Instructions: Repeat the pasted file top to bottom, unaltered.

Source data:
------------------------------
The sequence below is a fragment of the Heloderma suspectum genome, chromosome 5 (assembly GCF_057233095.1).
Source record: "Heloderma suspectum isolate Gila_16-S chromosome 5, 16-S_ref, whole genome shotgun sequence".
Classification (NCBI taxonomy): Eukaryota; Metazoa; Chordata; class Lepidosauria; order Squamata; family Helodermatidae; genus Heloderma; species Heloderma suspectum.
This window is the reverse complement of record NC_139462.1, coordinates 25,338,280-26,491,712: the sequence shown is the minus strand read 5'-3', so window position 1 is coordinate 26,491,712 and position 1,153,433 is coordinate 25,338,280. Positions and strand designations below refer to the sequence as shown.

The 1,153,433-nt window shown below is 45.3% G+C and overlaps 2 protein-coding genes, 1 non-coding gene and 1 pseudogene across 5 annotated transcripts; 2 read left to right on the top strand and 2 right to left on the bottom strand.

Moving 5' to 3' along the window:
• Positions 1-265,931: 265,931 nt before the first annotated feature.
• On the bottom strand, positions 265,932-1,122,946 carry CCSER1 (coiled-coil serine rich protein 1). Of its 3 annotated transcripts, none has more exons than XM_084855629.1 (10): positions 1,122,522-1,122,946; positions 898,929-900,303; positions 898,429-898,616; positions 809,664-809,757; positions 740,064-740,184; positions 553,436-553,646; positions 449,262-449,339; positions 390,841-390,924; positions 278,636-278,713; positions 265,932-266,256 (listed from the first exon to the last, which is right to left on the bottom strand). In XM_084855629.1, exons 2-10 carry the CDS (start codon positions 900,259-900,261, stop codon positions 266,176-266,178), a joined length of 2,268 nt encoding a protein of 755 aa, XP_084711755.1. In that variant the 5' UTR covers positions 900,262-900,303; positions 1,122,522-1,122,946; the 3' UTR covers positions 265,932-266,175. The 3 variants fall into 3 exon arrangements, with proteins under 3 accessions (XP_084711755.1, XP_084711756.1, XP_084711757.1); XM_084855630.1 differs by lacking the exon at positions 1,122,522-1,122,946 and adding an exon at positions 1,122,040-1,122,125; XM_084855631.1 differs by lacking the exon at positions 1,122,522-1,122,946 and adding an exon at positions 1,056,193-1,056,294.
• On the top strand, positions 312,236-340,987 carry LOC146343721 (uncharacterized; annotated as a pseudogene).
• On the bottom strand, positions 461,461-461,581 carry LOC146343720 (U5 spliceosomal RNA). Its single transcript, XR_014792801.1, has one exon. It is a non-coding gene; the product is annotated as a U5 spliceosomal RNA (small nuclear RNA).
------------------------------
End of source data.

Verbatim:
The sequence below is a fragment of the Heloderma suspectum genome, chromosome 5 (assembly GCF_057233095.1).
Source record: "Heloderma suspectum isolate Gila_16-S chromosome 5, 16-S_ref, whole genome shotgun sequence".
Classification (NCBI taxonomy): Eukaryota; Metazoa; Chordata; class Lepidosauria; order Squamata; family Helodermatidae; genus Heloderma; species Heloderma suspectum.
This window is the reverse complement of record NC_139462.1, coordinates 25,338,280-26,491,712: the sequence shown is the minus strand read 5'-3', so window position 1 is coordinate 26,491,712 and position 1,153,433 is coordinate 25,338,280. Positions and strand designations below refer to the sequence as shown.

The 1,153,433-nt window shown below is 45.3% G+C and overlaps 2 protein-coding genes, 1 non-coding gene and 1 pseudogene across 5 annotated transcripts; 2 read left to right on the top strand and 2 right to left on the bottom strand.

Moving 5' to 3' along the window:
• Positions 1-265,931: 265,931 nt before the first annotated feature.
• On the bottom strand, positions 265,932-1,122,946 carry CCSER1 (coiled-coil serine rich protein 1). Of its 3 annotated transcripts, none has more exons than XM_084855629.1 (10): positions 1,122,522-1,122,946; positions 898,929-900,303; positions 898,429-898,616; positions 809,664-809,757; positions 740,064-740,184; positions 553,436-553,646; positions 449,262-449,339; positions 390,841-390,924; positions 278,636-278,713; positions 265,932-266,256 (listed from the first exon to the last, which is right to left on the bottom strand). In XM_084855629.1, exons 2-10 carry the CDS (start codon positions 900,259-900,261, stop codon positions 266,176-266,178), a joined length of 2,268 nt encoding a protein of 755 aa, XP_084711755.1. In that variant the 5' UTR covers positions 900,262-900,303; positions 1,122,522-1,122,946; the 3' UTR covers positions 265,932-266,175. The 3 variants fall into 3 exon arrangements, with proteins under 3 accessions (XP_084711755.1, XP_084711756.1, XP_084711757.1); XM_084855630.1 differs by lacking the exon at positions 1,122,522-1,122,946 and adding an exon at positions 1,122,040-1,122,125; XM_084855631.1 differs by lacking the exon at positions 1,122,522-1,122,946 and adding an exon at positions 1,056,193-1,056,294.
• On the top strand, positions 312,236-340,987 carry LOC146343721 (uncharacterized; annotated as a pseudogene).
• On the bottom strand, positions 461,461-461,581 carry LOC146343720 (U5 spliceosomal RNA). Its single transcript, XR_014792801.1, has one exon. It is a non-coding gene; the product is annotated as a U5 spliceosomal RNA (small nuclear RNA).